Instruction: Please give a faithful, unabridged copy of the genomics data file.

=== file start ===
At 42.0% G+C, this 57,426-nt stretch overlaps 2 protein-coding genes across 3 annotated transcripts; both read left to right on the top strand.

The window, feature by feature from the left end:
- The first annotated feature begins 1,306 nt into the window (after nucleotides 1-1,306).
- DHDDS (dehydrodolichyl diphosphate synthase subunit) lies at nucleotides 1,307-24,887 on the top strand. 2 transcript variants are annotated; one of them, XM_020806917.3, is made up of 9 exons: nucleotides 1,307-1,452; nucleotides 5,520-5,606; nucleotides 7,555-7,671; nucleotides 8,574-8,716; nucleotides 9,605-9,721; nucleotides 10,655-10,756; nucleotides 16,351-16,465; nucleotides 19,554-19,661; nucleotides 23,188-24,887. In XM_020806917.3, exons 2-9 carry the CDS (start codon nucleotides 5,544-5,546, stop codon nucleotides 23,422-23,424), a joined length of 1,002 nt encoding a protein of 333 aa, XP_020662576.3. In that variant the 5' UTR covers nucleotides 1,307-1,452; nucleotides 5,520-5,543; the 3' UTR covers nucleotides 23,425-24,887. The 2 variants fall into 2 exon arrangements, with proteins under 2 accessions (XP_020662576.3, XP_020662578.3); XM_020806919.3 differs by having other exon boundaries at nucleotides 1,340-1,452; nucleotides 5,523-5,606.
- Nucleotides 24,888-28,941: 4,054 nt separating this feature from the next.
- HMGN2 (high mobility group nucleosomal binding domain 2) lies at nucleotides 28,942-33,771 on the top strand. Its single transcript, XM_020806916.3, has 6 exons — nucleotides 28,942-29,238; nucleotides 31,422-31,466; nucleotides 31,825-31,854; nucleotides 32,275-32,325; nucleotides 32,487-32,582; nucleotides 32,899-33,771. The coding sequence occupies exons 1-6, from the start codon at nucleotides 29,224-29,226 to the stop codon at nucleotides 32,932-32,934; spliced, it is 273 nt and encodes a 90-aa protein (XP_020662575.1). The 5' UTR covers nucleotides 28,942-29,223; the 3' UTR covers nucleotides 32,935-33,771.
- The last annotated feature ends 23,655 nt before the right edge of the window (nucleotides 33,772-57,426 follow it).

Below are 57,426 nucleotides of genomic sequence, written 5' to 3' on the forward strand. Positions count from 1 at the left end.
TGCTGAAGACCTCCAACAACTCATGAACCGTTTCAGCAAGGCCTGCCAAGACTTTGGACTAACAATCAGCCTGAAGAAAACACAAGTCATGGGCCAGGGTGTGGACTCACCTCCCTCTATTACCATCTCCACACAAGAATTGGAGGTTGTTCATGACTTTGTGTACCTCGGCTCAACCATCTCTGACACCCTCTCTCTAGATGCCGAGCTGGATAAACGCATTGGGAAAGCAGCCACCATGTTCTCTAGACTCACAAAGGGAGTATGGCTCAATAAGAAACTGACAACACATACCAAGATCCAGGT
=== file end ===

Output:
At 42.0% G+C, this 57,426-nt stretch overlaps 2 protein-coding genes across 3 annotated transcripts; both read left to right on the top strand.

The window, feature by feature from the left end:
- The first annotated feature begins 1,306 nt into the window (after nucleotides 1-1,306).
- DHDDS (dehydrodolichyl diphosphate synthase subunit) lies at nucleotides 1,307-24,887 on the top strand. 2 transcript variants are annotated; one of them, XM_020806917.3, is made up of 9 exons: nucleotides 1,307-1,452; nucleotides 5,520-5,606; nucleotides 7,555-7,671; nucleotides 8,574-8,716; nucleotides 9,605-9,721; nucleotides 10,655-10,756; nucleotides 16,351-16,465; nucleotides 19,554-19,661; nucleotides 23,188-24,887. In XM_020806917.3, exons 2-9 carry the CDS (start codon nucleotides 5,544-5,546, stop codon nucleotides 23,422-23,424), a joined length of 1,002 nt encoding a protein of 333 aa, XP_020662576.3. In that variant the 5' UTR covers nucleotides 1,307-1,452; nucleotides 5,520-5,543; the 3' UTR covers nucleotides 23,425-24,887. The 2 variants fall into 2 exon arrangements, with proteins under 2 accessions (XP_020662576.3, XP_020662578.3); XM_020806919.3 differs by having other exon boundaries at nucleotides 1,340-1,452; nucleotides 5,523-5,606.
- Nucleotides 24,888-28,941: 4,054 nt separating this feature from the next.
- HMGN2 (high mobility group nucleosomal binding domain 2) lies at nucleotides 28,942-33,771 on the top strand. Its single transcript, XM_020806916.3, has 6 exons — nucleotides 28,942-29,238; nucleotides 31,422-31,466; nucleotides 31,825-31,854; nucleotides 32,275-32,325; nucleotides 32,487-32,582; nucleotides 32,899-33,771. The coding sequence occupies exons 1-6, from the start codon at nucleotides 29,224-29,226 to the stop codon at nucleotides 32,932-32,934; spliced, it is 273 nt and encodes a 90-aa protein (XP_020662575.1). The 5' UTR covers nucleotides 28,942-29,223; the 3' UTR covers nucleotides 32,935-33,771.
- The last annotated feature ends 23,655 nt before the right edge of the window (nucleotides 33,772-57,426 follow it).

Below are 57,426 nucleotides of genomic sequence, written 5' to 3' on the forward strand. Positions count from 1 at the left end.
TGCTGAAGACCTCCAACAACTCATGAACCGTTTCAGCAAGGCCTGCCAAGACTTTGGACTAACAATCAGCCTGAAGAAAACACAAGTCATGGGCCAGGGTGTGGACTCACCTCCCTCTATTACCATCTCCACACAAGAATTGGAGGTTGTTCATGACTTTGTGTACCTCGGCTCAACCATCTCTGACACCCTCTCTCTAGATGCCGAGCTGGATAAACGCATTGGGAAAGCAGCCACCATGTTCTCTAGACTCACAAAGGGAGTATGGCTCAATAAGAAACTGACAACACATACCAAGATCCAGGT